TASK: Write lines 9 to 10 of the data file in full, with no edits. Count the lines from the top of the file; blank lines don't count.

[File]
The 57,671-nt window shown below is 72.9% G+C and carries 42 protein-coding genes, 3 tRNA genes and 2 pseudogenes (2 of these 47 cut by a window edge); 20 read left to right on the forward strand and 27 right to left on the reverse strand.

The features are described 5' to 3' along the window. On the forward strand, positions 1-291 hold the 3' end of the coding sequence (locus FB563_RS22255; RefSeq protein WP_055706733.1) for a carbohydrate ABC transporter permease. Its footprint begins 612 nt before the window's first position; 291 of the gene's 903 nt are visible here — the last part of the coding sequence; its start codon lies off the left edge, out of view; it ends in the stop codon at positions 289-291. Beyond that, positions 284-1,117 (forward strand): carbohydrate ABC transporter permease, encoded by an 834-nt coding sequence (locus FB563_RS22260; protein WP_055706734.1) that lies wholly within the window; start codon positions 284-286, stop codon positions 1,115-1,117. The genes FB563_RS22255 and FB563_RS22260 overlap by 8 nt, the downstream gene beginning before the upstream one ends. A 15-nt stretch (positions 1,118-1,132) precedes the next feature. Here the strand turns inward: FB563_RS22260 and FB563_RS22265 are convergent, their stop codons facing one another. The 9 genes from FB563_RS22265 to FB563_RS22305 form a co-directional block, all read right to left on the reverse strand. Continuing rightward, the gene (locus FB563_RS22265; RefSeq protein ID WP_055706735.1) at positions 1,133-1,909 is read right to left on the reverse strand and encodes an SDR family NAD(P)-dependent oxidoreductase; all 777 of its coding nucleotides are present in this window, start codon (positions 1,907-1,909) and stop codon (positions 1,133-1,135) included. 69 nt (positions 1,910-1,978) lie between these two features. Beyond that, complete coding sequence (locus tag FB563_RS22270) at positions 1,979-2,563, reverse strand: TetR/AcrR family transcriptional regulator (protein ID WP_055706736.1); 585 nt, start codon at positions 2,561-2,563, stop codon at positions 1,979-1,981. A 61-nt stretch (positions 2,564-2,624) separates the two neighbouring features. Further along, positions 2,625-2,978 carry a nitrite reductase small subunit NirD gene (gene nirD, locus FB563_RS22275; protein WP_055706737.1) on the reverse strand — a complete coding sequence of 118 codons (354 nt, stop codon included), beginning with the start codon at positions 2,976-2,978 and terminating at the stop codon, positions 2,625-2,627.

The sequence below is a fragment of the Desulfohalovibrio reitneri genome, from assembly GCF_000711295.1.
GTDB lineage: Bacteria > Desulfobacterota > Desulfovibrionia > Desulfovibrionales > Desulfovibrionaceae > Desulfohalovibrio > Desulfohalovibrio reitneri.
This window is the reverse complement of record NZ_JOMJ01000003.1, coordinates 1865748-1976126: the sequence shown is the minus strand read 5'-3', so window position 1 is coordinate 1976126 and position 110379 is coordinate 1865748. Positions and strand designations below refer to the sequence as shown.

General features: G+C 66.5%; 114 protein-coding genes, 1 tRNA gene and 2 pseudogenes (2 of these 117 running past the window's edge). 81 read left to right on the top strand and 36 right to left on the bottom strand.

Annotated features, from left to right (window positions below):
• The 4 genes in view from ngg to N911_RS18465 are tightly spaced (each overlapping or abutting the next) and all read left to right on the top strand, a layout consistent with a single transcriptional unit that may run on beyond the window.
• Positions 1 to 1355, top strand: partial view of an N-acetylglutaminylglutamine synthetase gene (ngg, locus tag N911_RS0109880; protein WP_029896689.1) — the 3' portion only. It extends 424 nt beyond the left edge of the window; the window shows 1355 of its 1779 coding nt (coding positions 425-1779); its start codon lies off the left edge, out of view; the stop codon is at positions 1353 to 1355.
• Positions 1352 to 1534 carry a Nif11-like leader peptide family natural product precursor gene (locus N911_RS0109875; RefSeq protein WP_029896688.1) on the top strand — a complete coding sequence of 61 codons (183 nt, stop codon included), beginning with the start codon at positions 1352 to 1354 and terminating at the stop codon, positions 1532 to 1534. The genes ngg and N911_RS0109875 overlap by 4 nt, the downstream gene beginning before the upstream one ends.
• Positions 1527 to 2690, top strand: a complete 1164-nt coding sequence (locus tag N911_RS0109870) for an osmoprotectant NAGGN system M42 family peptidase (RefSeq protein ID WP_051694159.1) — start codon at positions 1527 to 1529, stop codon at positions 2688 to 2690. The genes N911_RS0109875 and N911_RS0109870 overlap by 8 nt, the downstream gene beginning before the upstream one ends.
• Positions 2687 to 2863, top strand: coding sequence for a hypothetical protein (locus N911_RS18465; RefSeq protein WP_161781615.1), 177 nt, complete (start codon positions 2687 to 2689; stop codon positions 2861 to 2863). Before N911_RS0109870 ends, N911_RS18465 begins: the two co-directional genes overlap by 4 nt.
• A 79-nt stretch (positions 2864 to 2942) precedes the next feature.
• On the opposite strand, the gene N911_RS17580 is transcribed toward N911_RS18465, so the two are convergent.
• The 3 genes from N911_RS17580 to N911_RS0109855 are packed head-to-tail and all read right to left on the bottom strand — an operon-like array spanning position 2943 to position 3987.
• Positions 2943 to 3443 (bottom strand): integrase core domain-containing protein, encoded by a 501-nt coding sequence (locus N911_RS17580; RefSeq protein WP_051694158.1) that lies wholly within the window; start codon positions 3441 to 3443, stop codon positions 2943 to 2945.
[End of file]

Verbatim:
• Positions 1 to 1355, top strand: partial view of an N-acetylglutaminylglutamine synthetase gene (ngg, locus tag N911_RS0109880; protein WP_029896689.1) — the 3' portion only. It extends 424 nt beyond the left edge of the window; the window shows 1355 of its 1779 coding nt (coding positions 425-1779); its start codon lies off the left edge, out of view; the stop codon is at positions 1353 to 1355.
• Positions 1352 to 1534 carry a Nif11-like leader peptide family natural product precursor gene (locus N911_RS0109875; RefSeq protein WP_029896688.1) on the top strand — a complete coding sequence of 61 codons (183 nt, stop codon included), beginning with the start codon at positions 1352 to 1354 and terminating at the stop codon, positions 1532 to 1534. The genes ngg and N911_RS0109875 overlap by 4 nt, the downstream gene beginning before the upstream one ends.